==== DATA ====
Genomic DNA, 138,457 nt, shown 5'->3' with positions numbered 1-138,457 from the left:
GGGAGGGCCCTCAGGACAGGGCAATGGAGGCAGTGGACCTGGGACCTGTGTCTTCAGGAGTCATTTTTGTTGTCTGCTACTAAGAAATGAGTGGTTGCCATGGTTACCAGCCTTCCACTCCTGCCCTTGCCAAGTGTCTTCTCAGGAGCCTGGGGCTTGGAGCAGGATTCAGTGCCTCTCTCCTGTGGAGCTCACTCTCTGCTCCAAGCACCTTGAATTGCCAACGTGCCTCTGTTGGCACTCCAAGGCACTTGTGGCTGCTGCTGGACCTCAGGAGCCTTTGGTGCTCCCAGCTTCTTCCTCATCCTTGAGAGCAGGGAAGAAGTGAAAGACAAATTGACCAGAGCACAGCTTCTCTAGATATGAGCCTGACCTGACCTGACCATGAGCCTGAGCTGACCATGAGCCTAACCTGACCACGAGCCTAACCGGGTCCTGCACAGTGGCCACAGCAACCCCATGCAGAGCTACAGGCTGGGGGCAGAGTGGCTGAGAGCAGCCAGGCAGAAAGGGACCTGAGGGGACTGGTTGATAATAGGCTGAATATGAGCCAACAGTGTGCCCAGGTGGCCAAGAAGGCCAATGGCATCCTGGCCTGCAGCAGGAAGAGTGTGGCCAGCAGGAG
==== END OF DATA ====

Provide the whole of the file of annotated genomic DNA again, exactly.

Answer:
Genomic DNA, 138,457 nt, shown 5'->3' with positions numbered 1-138,457 from the left:
GGGAGGGCCCTCAGGACAGGGCAATGGAGGCAGTGGACCTGGGACCTGTGTCTTCAGGAGTCATTTTTGTTGTCTGCTACTAAGAAATGAGTGGTTGCCATGGTTACCAGCCTTCCACTCCTGCCCTTGCCAAGTGTCTTCTCAGGAGCCTGGGGCTTGGAGCAGGATTCAGTGCCTCTCTCCTGTGGAGCTCACTCTCTGCTCCAAGCACCTTGAATTGCCAACGTGCCTCTGTTGGCACTCCAAGGCACTTGTGGCTGCTGCTGGACCTCAGGAGCCTTTGGTGCTCCCAGCTTCTTCCTCATCCTTGAGAGCAGGGAAGAAGTGAAAGACAAATTGACCAGAGCACAGCTTCTCTAGATATGAGCCTGACCTGACCTGACCATGAGCCTGAGCTGACCATGAGCCTAACCTGACCACGAGCCTAACCGGGTCCTGCACAGTGGCCACAGCAACCCCATGCAGAGCTACAGGCTGGGGGCAGAGTGGCTGAGAGCAGCCAGGCAGAAAGGGACCTGAGGGGACTGGTTGATAATAGGCTGAATATGAGCCAACAGTGTGCCCAGGTGGCCAAGAAGGCCAATGGCATCCTGGCCTGCAGCAGGAAGAGTGTGGCCAGCAGGAG